The Derailment of the SEC – Part II: An SEC Official Works Both Sides of the Street, and Betrays the Public Trust

A senior Securities and Exchange Commission official, Spencer C. Barasch, quashed an investigation in early 2005 of a $7 billion Ponzi scheme masterminded by Houston financier R. Allen Stanford—after securing a lucrative partnership with a law firm of which Stanford was a client.
 

Barasch, the top enforcement officer of the SEC’s Fort Worth regional office at the time, overruled SEC examiners who had warned him that Stanford was likely running “a massive Ponzi scheme” and had sought permission from him to open a formal investigation of Stanford and his bank. For several months prior to that decision, Barasch had been negotiating to become a partner with the Houston law firm of Andrews Kurth, which had had Stanford as a client, according to confidential Andrews Kurth emails obtained for this story. Andrews Kurth’s work for Stanford is detailed in the law firm’s confidential billing records.
                                                                                                
Federal conflict-of-interest law prohibits a government employee from participating “personally and substantially” in an official capacity in any “particular matter” that would have a direct and predictable effect on the employee’s financial interests or on the financial interests of a “person or organization with whom he is negotiating or has any arrangement concerning prospective employment.”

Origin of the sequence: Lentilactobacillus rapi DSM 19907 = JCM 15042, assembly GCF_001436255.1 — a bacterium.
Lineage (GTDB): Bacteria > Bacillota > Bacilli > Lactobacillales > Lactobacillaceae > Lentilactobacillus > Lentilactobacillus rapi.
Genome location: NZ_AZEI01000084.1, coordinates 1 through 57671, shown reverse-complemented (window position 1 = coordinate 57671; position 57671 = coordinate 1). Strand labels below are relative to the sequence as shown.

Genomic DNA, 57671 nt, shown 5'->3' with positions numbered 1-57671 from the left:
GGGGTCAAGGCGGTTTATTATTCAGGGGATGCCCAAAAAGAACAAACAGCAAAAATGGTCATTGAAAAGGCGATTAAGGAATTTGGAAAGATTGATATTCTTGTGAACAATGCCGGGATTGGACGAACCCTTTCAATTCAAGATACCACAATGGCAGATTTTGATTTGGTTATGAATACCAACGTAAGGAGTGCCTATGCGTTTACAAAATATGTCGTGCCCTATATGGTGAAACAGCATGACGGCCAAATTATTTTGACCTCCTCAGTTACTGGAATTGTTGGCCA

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The Derailment of the SEC – Part II: An SEC Official Works Both Sides of the Street, and Betrays the Public Trust

A senior Securities and Exchange Commission official, Spencer C. Barasch, quashed an investigation in early 2005 of a $7 billion Ponzi scheme masterminded by Houston financier R. Allen Stanford—after securing a lucrative partnership with a law firm of which Stanford was a client.
 
Barasch, the top enforcement officer of the SEC’s Fort Worth regional office at the time, overruled SEC examiners who had warned him that Stanford was likely running “a massive Ponzi scheme” and had sought permission from him to open a formal investigation of Stanford and his bank. For several months prior to that decision, Barasch had been negotiating to become a partner with the Houston law firm of Andrews Kurth, which had had Stanford as a client, according to confidential Andrews Kurth emails obtained for this story. Andrews Kurth’s work for Stanford is detailed in the law firm’s confidential billing records.
                                                                                                
Federal conflict-of-interest law prohibits a government employee from participating “personally and substantially” in an official capacity in any “particular matter” that would have a direct and predictable effect on the employee’s financial interests or on the financial interests of a “person or organization with whom he is negotiating or has any arrangement concerning prospective employment.”

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